Reed Solomon error correction for QR-Code

As a QR-Code uses Reed-Solomon for error correction, am I right, that with certain levels of corruption, a QR-Code reader could theoretically return wrong results?

If yes, are there other levels of integrity checks (checksums etc.) that would prevent that?


  • You can do a web search for "QR Code ISO", to find a pdf version of the document. I found one here:


    There are multiple strengths of error correction in the standard, and to avoid mis-correction, in some cases, some of the "parity" bytes are only used for error detection, and not for error correction. This is shown in table 13 in the pdf file linked to above. The ones marked with a "b" are cases where some of the parity bytes are used only for error detection. For example, the very first entry in table 13 shows (26,19,2)b, which means 26 total bytes, 19 data bytes, and 2 byte correction, which means of the 26-19 = 7 parity bytes, 4 are used for correction (each corrected byte requires 2 parity bytes unless hardware can flag "erasures"), and 3 are used for detection only.

    If the error correction calculates an invalid location (one that is "outside" the range of valid locations), that will be flagged as a detected error. If the number of unique calculated locations is less than than the number of assumed errors used to calculate those locations (duplicate or non-existing root) that will be flagged as a detected error. For higher levels of error correction, the odds of all the calculated locations being valid for bad data is so small that none of the parity bytes are used for error detection only. These cases don't have the "b" in their table 13 entries.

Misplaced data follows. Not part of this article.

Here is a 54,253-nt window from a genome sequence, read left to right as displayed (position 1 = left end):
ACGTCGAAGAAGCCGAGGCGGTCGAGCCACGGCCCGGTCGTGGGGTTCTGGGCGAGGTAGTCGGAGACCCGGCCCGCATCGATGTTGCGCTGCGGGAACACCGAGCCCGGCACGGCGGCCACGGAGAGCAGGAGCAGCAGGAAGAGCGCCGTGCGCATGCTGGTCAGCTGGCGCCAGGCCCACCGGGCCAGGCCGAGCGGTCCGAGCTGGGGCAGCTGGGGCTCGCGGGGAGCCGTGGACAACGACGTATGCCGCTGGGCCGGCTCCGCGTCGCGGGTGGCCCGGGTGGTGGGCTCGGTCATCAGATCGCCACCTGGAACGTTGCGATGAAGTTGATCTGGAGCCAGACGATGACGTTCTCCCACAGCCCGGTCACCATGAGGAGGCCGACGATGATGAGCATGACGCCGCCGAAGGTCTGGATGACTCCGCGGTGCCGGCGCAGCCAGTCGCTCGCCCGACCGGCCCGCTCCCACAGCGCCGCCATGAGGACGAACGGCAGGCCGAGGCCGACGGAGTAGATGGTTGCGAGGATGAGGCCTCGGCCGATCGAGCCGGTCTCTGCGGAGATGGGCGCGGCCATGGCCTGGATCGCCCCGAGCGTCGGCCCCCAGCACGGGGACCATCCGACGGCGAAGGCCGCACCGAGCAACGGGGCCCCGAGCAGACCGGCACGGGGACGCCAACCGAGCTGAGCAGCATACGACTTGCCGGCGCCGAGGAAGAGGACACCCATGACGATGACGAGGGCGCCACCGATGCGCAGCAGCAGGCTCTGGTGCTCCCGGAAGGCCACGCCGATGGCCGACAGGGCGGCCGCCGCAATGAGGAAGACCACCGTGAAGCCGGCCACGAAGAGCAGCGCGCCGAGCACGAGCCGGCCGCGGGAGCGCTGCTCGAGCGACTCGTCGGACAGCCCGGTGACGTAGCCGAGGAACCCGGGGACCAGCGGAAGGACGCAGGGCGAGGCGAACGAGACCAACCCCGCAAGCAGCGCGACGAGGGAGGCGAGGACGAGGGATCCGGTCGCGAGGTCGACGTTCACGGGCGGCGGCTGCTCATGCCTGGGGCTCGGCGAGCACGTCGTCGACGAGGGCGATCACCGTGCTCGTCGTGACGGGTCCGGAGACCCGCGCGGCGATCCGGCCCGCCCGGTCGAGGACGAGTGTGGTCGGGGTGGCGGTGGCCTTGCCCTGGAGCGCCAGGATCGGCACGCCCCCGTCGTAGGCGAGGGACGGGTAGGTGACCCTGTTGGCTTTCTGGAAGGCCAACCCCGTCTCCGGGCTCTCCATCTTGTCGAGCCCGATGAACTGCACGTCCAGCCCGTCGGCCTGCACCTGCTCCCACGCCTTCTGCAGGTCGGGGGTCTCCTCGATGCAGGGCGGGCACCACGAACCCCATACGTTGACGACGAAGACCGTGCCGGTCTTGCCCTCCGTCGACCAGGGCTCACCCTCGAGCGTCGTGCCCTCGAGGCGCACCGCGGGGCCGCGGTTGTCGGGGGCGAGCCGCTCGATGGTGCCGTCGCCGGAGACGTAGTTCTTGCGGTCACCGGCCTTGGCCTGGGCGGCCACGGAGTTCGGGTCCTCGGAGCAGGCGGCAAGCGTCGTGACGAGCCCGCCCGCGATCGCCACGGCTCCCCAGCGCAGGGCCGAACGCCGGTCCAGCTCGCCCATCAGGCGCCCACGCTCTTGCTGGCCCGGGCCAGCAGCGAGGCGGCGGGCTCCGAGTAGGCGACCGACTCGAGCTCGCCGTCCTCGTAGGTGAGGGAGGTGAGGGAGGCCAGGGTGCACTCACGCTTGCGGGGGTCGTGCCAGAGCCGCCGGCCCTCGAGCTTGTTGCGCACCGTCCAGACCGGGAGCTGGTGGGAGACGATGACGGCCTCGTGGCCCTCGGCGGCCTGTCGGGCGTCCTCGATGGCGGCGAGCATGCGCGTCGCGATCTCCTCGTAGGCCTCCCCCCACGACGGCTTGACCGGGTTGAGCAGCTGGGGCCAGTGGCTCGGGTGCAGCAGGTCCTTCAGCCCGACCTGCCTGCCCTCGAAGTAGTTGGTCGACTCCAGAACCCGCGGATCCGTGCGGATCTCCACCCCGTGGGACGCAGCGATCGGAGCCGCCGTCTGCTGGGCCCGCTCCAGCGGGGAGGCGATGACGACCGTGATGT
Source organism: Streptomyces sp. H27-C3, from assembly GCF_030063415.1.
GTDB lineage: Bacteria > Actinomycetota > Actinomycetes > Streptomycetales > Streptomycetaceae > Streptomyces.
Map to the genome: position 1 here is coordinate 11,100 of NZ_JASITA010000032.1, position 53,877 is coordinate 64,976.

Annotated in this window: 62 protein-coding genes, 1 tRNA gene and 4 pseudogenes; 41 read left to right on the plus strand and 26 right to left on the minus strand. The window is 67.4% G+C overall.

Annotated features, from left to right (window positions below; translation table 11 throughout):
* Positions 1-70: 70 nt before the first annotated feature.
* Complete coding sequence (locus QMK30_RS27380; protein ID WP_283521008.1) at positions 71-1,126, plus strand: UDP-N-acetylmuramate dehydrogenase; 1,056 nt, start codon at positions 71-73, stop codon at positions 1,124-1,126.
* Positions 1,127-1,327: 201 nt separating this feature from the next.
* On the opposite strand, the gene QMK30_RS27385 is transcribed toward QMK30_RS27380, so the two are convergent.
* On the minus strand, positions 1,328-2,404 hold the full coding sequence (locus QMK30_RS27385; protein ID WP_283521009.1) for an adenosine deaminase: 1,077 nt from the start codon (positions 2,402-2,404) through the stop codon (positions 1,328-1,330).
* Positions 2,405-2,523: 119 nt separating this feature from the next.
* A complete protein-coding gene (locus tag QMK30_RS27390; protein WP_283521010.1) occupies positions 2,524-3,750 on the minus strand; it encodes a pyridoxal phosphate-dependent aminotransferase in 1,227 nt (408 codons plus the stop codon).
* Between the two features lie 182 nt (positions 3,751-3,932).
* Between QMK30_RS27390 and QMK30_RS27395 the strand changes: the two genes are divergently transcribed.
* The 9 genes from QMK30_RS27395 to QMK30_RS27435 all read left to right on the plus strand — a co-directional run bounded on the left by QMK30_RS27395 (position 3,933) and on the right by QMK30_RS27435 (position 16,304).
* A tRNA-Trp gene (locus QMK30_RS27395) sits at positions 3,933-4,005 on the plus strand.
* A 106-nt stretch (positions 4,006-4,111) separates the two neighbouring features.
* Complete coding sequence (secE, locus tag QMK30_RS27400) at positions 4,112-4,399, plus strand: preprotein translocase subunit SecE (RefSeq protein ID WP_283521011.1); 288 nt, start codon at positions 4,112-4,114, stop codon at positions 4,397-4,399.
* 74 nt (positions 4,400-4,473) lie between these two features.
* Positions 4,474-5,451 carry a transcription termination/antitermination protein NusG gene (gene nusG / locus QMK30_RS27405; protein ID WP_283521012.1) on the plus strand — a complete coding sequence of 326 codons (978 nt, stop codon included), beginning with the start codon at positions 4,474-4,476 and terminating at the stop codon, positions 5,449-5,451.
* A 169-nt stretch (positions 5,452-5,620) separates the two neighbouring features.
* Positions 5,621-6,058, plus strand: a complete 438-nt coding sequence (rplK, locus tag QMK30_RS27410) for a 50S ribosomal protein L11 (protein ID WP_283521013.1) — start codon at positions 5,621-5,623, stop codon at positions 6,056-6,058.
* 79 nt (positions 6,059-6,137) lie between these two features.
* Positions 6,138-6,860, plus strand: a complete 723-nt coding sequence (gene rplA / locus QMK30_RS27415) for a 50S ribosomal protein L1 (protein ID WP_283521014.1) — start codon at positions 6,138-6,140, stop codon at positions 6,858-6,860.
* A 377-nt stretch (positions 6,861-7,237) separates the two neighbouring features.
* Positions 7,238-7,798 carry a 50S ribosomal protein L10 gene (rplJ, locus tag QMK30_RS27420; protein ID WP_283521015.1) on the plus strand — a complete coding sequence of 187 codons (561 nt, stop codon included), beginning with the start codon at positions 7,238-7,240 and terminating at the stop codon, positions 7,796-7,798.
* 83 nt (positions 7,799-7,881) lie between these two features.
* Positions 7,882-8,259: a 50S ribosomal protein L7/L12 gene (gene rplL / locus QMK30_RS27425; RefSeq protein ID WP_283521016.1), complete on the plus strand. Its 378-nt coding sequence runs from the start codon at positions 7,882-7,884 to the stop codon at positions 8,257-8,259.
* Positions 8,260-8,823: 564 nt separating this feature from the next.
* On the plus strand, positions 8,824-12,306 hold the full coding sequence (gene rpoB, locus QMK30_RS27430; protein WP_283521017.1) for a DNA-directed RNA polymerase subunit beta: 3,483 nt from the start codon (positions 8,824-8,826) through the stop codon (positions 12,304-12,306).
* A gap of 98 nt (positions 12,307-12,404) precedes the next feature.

The choices made for the various levels of error correction result in a very small chance of a bad result, but it's always possible.

    are there other levels of integrity checks (checksums etc.) that would prevent that?

    A QR-Code reader could flags bytes where any of the bits were not clearly 0 or 1 (like a shade of grey on a black / white code) as potential "erasures", which would lower the odds of a bad result. I don't know if this is done.

    When generating a QR-Code, a mask is chosen to even out the ratio of light and dark areas in a code, and after correction, if there is evidence that the wrong mask was chosen, that could be flagged as a detected error, but I'm not sure if the "best" mask is always chosen when a code is printed, so I don't know if a check for "best" mask is used.